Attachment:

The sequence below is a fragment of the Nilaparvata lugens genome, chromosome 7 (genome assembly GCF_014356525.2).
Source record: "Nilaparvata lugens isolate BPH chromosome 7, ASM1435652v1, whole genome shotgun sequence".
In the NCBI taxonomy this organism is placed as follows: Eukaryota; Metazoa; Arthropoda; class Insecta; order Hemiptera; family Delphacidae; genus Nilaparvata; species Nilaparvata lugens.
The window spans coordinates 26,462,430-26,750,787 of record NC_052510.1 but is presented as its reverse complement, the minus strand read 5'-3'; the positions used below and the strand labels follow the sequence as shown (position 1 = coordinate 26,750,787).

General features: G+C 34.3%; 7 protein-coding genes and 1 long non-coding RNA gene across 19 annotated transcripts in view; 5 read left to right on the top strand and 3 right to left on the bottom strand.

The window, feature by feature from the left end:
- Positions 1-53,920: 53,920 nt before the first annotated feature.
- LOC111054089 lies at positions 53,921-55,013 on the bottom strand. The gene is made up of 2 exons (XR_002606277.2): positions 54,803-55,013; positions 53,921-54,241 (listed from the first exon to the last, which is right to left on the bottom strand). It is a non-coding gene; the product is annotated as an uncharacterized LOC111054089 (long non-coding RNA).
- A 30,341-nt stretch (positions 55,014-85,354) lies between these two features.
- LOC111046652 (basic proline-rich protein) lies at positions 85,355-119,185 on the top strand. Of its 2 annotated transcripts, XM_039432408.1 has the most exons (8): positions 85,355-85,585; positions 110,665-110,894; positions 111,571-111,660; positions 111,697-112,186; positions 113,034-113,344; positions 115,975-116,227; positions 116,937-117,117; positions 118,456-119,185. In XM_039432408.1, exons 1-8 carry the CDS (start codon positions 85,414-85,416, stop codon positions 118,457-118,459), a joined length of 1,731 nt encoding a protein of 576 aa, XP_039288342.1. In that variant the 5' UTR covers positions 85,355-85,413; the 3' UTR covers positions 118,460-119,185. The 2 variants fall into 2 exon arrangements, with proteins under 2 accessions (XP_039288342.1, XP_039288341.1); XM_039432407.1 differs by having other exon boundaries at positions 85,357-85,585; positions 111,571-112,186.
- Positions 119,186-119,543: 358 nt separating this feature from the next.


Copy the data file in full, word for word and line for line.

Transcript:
The sequence below is a fragment of the Nilaparvata lugens genome, chromosome 7 (genome assembly GCF_014356525.2).
Source record: "Nilaparvata lugens isolate BPH chromosome 7, ASM1435652v1, whole genome shotgun sequence".
In the NCBI taxonomy this organism is placed as follows: Eukaryota; Metazoa; Arthropoda; class Insecta; order Hemiptera; family Delphacidae; genus Nilaparvata; species Nilaparvata lugens.
The window spans coordinates 26,462,430-26,750,787 of record NC_052510.1 but is presented as its reverse complement, the minus strand read 5'-3'; the positions used below and the strand labels follow the sequence as shown (position 1 = coordinate 26,750,787).

General features: G+C 34.3%; 7 protein-coding genes and 1 long non-coding RNA gene across 19 annotated transcripts in view; 5 read left to right on the top strand and 3 right to left on the bottom strand.

The window, feature by feature from the left end:
- Positions 1-53,920: 53,920 nt before the first annotated feature.
- LOC111054089 lies at positions 53,921-55,013 on the bottom strand. The gene is made up of 2 exons (XR_002606277.2): positions 54,803-55,013; positions 53,921-54,241 (listed from the first exon to the last, which is right to left on the bottom strand). It is a non-coding gene; the product is annotated as an uncharacterized LOC111054089 (long non-coding RNA).
- A 30,341-nt stretch (positions 55,014-85,354) lies between these two features.
- LOC111046652 (basic proline-rich protein) lies at positions 85,355-119,185 on the top strand. Of its 2 annotated transcripts, XM_039432408.1 has the most exons (8): positions 85,355-85,585; positions 110,665-110,894; positions 111,571-111,660; positions 111,697-112,186; positions 113,034-113,344; positions 115,975-116,227; positions 116,937-117,117; positions 118,456-119,185. In XM_039432408.1, exons 1-8 carry the CDS (start codon positions 85,414-85,416, stop codon positions 118,457-118,459), a joined length of 1,731 nt encoding a protein of 576 aa, XP_039288342.1. In that variant the 5' UTR covers positions 85,355-85,413; the 3' UTR covers positions 118,460-119,185. The 2 variants fall into 2 exon arrangements, with proteins under 2 accessions (XP_039288342.1, XP_039288341.1); XM_039432407.1 differs by having other exon boundaries at positions 85,357-85,585; positions 111,571-112,186.
- Positions 119,186-119,543: 358 nt separating this feature from the next.